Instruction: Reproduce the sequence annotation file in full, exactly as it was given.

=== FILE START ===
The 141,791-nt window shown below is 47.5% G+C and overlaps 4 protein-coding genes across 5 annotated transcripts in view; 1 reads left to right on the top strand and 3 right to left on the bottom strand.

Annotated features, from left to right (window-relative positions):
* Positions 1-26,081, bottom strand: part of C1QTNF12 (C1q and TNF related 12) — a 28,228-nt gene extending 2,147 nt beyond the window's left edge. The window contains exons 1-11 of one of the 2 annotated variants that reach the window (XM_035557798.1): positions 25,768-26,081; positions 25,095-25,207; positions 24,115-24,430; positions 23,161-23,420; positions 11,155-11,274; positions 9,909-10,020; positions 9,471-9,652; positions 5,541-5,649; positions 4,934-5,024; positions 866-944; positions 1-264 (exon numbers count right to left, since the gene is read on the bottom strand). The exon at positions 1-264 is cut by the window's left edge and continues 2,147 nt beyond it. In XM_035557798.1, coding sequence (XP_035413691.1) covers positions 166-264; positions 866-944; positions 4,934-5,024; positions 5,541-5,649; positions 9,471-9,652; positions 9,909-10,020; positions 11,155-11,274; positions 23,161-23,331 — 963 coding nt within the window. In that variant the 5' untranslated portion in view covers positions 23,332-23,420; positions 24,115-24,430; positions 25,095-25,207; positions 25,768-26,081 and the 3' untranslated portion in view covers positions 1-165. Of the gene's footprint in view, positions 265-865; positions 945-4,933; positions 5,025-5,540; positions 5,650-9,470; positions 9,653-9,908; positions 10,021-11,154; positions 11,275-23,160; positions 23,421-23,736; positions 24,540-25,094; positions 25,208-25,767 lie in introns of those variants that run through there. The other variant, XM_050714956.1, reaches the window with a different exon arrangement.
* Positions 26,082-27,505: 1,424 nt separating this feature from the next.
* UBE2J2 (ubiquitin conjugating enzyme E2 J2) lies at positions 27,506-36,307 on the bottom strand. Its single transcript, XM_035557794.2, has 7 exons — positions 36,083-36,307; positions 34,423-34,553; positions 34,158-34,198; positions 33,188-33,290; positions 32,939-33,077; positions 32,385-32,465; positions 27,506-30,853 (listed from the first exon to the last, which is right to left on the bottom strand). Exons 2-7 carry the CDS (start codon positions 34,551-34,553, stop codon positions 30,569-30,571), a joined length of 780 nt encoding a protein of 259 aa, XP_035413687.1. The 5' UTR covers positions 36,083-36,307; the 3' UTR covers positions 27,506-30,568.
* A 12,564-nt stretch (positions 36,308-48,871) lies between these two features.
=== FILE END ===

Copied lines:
The 141,791-nt window shown below is 47.5% G+C and overlaps 4 protein-coding genes across 5 annotated transcripts in view; 1 reads left to right on the top strand and 3 right to left on the bottom strand.

Annotated features, from left to right (window-relative positions):
* Positions 1-26,081, bottom strand: part of C1QTNF12 (C1q and TNF related 12) — a 28,228-nt gene extending 2,147 nt beyond the window's left edge. The window contains exons 1-11 of one of the 2 annotated variants that reach the window (XM_035557798.1): positions 25,768-26,081; positions 25,095-25,207; positions 24,115-24,430; positions 23,161-23,420; positions 11,155-11,274; positions 9,909-10,020; positions 9,471-9,652; positions 5,541-5,649; positions 4,934-5,024; positions 866-944; positions 1-264 (exon numbers count right to left, since the gene is read on the bottom strand). The exon at positions 1-264 is cut by the window's left edge and continues 2,147 nt beyond it. In XM_035557798.1, coding sequence (XP_035413691.1) covers positions 166-264; positions 866-944; positions 4,934-5,024; positions 5,541-5,649; positions 9,471-9,652; positions 9,909-10,020; positions 11,155-11,274; positions 23,161-23,331 — 963 coding nt within the window. In that variant the 5' untranslated portion in view covers positions 23,332-23,420; positions 24,115-24,430; positions 25,095-25,207; positions 25,768-26,081 and the 3' untranslated portion in view covers positions 1-165. Of the gene's footprint in view, positions 265-865; positions 945-4,933; positions 5,025-5,540; positions 5,650-9,470; positions 9,653-9,908; positions 10,021-11,154; positions 11,275-23,160; positions 23,421-23,736; positions 24,540-25,094; positions 25,208-25,767 lie in introns of those variants that run through there. The other variant, XM_050714956.1, reaches the window with a different exon arrangement.
* Positions 26,082-27,505: 1,424 nt separating this feature from the next.
* UBE2J2 (ubiquitin conjugating enzyme E2 J2) lies at positions 27,506-36,307 on the bottom strand. Its single transcript, XM_035557794.2, has 7 exons — positions 36,083-36,307; positions 34,423-34,553; positions 34,158-34,198; positions 33,188-33,290; positions 32,939-33,077; positions 32,385-32,465; positions 27,506-30,853 (listed from the first exon to the last, which is right to left on the bottom strand). Exons 2-7 carry the CDS (start codon positions 34,551-34,553, stop codon positions 30,569-30,571), a joined length of 780 nt encoding a protein of 259 aa, XP_035413687.1. The 5' UTR covers positions 36,083-36,307; the 3' UTR covers positions 27,506-30,568.
* A 12,564-nt stretch (positions 36,308-48,871) lies between these two features.